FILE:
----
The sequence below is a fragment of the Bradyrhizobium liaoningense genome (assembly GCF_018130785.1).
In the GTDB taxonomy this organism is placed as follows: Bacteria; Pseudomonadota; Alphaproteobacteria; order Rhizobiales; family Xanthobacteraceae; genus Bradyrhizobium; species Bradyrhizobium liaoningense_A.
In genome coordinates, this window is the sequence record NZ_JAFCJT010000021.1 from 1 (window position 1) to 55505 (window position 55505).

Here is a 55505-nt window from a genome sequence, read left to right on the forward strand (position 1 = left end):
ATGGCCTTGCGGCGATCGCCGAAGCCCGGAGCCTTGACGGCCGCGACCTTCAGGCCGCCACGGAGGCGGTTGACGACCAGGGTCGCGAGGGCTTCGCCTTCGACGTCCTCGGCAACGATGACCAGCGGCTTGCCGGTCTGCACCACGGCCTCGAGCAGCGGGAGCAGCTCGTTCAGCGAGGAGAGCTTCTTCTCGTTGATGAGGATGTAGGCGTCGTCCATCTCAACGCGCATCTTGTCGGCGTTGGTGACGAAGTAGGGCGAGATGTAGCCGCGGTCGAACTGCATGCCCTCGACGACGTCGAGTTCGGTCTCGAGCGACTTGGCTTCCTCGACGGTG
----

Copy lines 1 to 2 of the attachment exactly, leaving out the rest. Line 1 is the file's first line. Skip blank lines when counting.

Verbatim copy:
The sequence below is a fragment of the Bradyrhizobium liaoningense genome (assembly GCF_018130785.1).
In the GTDB taxonomy this organism is placed as follows: Bacteria; Pseudomonadota; Alphaproteobacteria; order Rhizobiales; family Xanthobacteraceae; genus Bradyrhizobium; species Bradyrhizobium liaoningense_A.